This, too, is a familiar story. The American pickup famously came about as a result of a trade war with Europe that locked foreign competitors out of the US market. The all-American pickup truck came to enjoy a range of exemptions from environmental and safety regulations.
Since then they have been a gold mine. Profits on SUVs and utes are much higher than on cars and the auto marketing machine has swung in heavily behind these vehicles.
About 85% of Ford’s advertising spending is now devoted to SUVs and utes. The $US35billion global auto marketing industry is now largely focused on selling them, including into emerging markets in India and Brazil.
Change is coming
Big-budget marketing campaigns for these high-emission vehicles are now becoming a flashpoint over the role of the advertising sector in climate change.
UK organisation Badvertising, which has called for an advertising ban on the dirtiest third of these vehicles, argues advertising should be “named and shamed”, as with other industries that indirectly contribute to climate change (such as banking and investment).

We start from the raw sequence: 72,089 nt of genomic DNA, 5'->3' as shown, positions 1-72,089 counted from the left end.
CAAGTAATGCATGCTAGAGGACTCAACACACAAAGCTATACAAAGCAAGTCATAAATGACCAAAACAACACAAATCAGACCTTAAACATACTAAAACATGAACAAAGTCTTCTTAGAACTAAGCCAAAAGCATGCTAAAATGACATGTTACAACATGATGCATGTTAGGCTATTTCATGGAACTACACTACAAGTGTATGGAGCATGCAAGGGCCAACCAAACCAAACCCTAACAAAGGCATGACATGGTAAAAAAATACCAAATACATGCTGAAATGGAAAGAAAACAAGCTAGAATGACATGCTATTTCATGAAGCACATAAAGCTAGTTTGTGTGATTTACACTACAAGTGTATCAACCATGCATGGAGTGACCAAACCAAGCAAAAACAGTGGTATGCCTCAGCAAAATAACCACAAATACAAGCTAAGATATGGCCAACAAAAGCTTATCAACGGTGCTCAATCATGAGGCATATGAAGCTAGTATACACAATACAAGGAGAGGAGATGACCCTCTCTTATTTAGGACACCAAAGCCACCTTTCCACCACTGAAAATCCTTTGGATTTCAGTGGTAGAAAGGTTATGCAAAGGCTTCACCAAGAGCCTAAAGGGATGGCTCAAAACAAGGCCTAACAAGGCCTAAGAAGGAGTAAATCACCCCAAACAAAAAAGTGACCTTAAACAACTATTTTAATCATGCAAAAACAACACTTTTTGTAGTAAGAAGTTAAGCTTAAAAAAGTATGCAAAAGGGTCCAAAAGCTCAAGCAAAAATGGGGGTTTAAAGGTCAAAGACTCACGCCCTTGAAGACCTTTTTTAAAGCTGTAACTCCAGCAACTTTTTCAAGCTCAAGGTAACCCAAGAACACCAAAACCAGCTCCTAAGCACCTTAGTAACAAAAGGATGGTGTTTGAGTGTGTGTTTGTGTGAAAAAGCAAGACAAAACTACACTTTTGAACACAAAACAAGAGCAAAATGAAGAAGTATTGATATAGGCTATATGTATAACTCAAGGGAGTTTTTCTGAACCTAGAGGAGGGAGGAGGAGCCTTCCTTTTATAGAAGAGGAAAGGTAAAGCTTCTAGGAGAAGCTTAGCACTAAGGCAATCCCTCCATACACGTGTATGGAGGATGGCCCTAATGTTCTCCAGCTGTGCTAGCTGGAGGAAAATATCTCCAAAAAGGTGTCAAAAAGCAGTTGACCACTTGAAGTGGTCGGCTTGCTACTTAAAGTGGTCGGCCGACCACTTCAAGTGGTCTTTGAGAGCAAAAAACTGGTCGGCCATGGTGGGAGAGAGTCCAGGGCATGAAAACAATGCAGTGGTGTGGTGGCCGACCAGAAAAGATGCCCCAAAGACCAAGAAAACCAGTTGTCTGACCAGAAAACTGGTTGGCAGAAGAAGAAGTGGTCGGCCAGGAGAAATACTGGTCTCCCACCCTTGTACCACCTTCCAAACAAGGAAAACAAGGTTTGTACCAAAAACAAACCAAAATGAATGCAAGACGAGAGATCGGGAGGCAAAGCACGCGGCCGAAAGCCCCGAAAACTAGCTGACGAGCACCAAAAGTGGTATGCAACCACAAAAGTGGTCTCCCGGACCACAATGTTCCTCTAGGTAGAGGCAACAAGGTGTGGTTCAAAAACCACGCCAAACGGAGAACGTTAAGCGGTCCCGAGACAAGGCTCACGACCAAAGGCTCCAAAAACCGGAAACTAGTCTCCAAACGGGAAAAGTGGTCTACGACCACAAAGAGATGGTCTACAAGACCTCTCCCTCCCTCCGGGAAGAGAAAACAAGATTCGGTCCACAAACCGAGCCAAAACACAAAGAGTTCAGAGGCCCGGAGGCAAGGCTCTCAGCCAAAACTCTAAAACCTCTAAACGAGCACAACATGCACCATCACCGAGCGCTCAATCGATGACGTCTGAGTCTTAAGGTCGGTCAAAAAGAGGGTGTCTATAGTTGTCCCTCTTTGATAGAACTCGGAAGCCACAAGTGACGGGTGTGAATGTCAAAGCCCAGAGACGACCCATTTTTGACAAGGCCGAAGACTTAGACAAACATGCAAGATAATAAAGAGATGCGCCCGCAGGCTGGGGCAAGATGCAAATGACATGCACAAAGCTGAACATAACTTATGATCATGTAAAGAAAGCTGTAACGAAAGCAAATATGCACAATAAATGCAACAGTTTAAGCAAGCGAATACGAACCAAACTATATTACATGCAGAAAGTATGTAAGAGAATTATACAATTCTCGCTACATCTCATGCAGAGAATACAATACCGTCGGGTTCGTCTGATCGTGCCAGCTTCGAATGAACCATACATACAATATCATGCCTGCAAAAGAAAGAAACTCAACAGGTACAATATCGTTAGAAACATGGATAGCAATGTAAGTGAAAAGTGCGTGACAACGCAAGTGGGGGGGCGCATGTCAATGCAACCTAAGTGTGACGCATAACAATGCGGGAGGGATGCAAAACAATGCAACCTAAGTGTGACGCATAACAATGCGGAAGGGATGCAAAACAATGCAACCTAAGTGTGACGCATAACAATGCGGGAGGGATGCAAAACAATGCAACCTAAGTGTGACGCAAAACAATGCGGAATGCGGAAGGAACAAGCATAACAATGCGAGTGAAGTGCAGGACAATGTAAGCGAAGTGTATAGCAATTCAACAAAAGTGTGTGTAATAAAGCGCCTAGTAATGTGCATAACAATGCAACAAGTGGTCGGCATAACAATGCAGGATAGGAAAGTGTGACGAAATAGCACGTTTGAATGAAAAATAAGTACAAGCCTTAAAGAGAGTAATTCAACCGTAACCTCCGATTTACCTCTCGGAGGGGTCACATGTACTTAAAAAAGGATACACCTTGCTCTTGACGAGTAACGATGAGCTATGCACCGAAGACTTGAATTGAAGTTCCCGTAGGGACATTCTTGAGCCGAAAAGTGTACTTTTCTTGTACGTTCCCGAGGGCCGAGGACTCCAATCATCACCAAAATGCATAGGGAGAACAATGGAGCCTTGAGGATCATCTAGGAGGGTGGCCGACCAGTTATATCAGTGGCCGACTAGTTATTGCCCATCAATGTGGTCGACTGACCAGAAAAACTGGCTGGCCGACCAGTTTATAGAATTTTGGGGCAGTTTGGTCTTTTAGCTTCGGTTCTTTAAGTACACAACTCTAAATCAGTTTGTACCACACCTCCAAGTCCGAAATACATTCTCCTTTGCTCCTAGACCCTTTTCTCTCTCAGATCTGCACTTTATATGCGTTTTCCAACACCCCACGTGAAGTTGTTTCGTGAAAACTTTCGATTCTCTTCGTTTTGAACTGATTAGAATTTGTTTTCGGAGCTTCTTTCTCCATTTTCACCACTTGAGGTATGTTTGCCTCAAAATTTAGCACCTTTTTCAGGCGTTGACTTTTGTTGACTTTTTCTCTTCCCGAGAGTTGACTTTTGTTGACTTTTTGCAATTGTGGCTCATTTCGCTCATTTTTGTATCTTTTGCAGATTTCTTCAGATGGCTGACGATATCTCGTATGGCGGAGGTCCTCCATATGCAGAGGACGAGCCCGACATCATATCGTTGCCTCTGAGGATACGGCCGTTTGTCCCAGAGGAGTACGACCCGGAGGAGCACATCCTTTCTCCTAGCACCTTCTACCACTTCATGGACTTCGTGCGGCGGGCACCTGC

But the advertising industry itself may be part of the solution. Creatives working with governments on ambitious decarbonisation targets are speaking up about the “tide of misinformation” they face from corporate advertising.
While marketing spending may still be weighted heavily in favour of the auto industry, there are ways of promoting smaller, cleaner, safer vehicles:
- Make planetary health warnings compulsory in all advertising of high-emission products.
- Ban the marketing of the dirtiest third of those vehicles.
- Bring forward New Zealand’s import ban on those same vehicles from 2035 to 2025.
- Establish low-emission zones in cities.
- Ban marketing of diesel vehicles that don’t meet latest European emission standards.
And finally, a big one: adopt new advertising codes of ethics to end the promotion of high-carbon lifestyles and products. — theconversation.com
- Kirsty Wild is a senior research fellow, public health at the University of Auckland. Alistair Woodward is a professor, School of Population Health, at the University of Auckland. Mia Wisniewski, master of public health candidate at the University of Auckland, contributed to the research for this article.